For me, her Mitt-moment came when I realized that she stole small things from the merchants in town because she thought it was “fun.”  I remember very little else about her, except that I saw her at one of our reunions, and she is the pinched nosed social x-ray I thought she would be, not stylish, but expensive and safe.  Very safe.

 

Nov 23, 2012

First Family

This Thanksgiving, I am particularly grateful for our First Family

For The President who stood by America as he was disrespected by so many.  Who knuckled down and did the hard work of governing without bragging about it.  Who did some amazing things ( equal pay, healthcare, elimination of DADT, speaking out for LGBT equality) because they were the right thing to do.  Who kept his dignity in the face of another party “out to get him.”  Who is incredibly smart, thoughtful, and strategic.  Who is the perfect President for our time.

For the First Lady, who stood by America  even as she was disrespected.  Who remade her public image to accommodate our short comings.  Who taught us how to garden again.  Who asked us to eat healthy and exercise.  Who modeled the behavior she wanted us to embrace. Who took our veterans into her hands and her heart and kept their service front and center.  Who unabashedly loves her husband and protects her wonderful daughters from the glare of the lights that shine upon them.  Who is the perfect First Lady for our time.

For Malia and Sasha, who I lump together because although I wish I knew them better, thanks to their parents’ strong guidance,I don’t.   They are lovely.  They smile even though they must be annoyed at the invasion of their privacy and the bothersome things (so many of them) that make theirs not a normal childhood.  Despite their youth, they are gracious and graceful.

I am grateful for our First Family.  I am so glad we have them for four more years.   May they have the respect of our nation, the respect they have earned, the respect they deserve.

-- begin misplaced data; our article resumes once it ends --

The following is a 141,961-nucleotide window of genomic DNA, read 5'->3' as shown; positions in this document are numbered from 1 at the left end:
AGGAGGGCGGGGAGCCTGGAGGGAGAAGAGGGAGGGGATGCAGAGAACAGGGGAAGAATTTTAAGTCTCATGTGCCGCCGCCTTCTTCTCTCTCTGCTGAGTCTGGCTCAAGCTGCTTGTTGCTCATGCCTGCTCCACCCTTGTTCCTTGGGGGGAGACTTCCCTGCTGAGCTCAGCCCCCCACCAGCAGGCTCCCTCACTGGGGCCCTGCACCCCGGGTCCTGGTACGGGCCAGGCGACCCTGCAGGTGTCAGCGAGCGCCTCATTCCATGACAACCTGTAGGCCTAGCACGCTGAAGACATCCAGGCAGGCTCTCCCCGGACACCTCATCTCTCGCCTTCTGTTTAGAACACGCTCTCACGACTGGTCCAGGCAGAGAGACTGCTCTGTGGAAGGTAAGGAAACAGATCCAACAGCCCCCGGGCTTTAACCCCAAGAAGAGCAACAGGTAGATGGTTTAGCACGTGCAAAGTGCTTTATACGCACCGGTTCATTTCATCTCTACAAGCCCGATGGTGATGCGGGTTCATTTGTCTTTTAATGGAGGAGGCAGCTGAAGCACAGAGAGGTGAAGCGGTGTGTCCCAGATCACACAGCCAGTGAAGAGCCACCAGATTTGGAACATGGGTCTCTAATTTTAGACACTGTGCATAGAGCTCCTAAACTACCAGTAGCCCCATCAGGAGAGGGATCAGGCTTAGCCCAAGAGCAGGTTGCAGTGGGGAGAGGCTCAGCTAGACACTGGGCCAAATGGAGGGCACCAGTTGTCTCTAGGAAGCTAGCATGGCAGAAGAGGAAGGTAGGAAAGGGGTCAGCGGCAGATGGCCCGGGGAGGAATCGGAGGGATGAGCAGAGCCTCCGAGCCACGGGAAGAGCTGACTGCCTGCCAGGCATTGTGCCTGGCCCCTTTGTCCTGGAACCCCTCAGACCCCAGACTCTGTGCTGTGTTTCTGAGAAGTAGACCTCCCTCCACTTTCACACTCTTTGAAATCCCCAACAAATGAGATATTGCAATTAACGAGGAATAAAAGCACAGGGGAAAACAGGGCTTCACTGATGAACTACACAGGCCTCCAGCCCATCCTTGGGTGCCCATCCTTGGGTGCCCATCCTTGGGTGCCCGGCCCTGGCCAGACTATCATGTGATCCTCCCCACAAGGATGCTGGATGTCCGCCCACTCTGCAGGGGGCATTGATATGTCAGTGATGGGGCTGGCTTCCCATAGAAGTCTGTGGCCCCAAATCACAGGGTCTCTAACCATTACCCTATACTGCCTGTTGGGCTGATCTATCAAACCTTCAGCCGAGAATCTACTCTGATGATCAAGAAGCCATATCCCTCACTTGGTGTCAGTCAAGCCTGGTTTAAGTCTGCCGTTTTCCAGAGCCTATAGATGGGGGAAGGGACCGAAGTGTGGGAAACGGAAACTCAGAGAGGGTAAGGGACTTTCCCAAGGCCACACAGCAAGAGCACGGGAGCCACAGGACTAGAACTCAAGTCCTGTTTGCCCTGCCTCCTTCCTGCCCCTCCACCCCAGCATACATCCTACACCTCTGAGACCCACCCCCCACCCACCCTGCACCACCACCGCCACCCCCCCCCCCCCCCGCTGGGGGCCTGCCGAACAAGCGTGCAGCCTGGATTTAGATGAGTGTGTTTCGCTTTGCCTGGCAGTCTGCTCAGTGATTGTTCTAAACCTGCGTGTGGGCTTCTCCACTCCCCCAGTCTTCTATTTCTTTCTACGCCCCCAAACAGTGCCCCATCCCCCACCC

Nov 22, 2012

Happy Thanksgiving

Like everyone else who  loves Thanksgiving, I love Thanksgiving.  When we lived Denver, Mil and Dred (two housekeepers both named Mildred) stayed home on holidays and it was just us. That was nice.

Mother loved a party so the dining room was beautiful.  We each had place cards. We dressed for dinner. We had cocktails and coketails. We read prayers, each of us, one by one, that I had written at some point in my illustrious career as a child sentence writer.  It was the only time we “prayed.”  We each had  chocolate turkey at our place and no one said anything if we bit the head off before the real  turkey was carved.

Turkey’s aren’t hard to cook. Besides, Butterball has an 800 number you can call for help.  I am not sure it existed 58 years ago, but Mom managed to turn out a nice dry turkey every year.  Pretty good mashed potatoes, and frozen vegetables (green beans, lima beans, peas?).

The best thing was that Mother made popovers.  The best best thing is that she ordered “popover mix”from some company by the case.  If you have ever made popovers, you know that it is probably at the very top of the list of things you can make with stuff you already have in the house:  flour, eggs, milk, salt — I didn’t realize that the best best thing was also the funniest thing until I was much older and looking to order my own case of”popover mix.”

In the same way that she was on top of the popover thing, she made sure Dad had the greatest tools —he carved the turkey with an electric knife.  A white one of course. 

Gloria. Circa 1955.



Gloria. Circa 2012.




Other than working for the American Red Cross in Korea for two years, Gloria Garvey has lived in Hawai`i since 1971. Her opinion and other writing has appeared in: The American Philatelist. Honolulu Weekly, The Honolulu Advertiser, The Honolulu Star Bulletin, The Star Advertiser, Hawai`i Reporter, Pacific Business News, Island Scene, The Design Management Journal.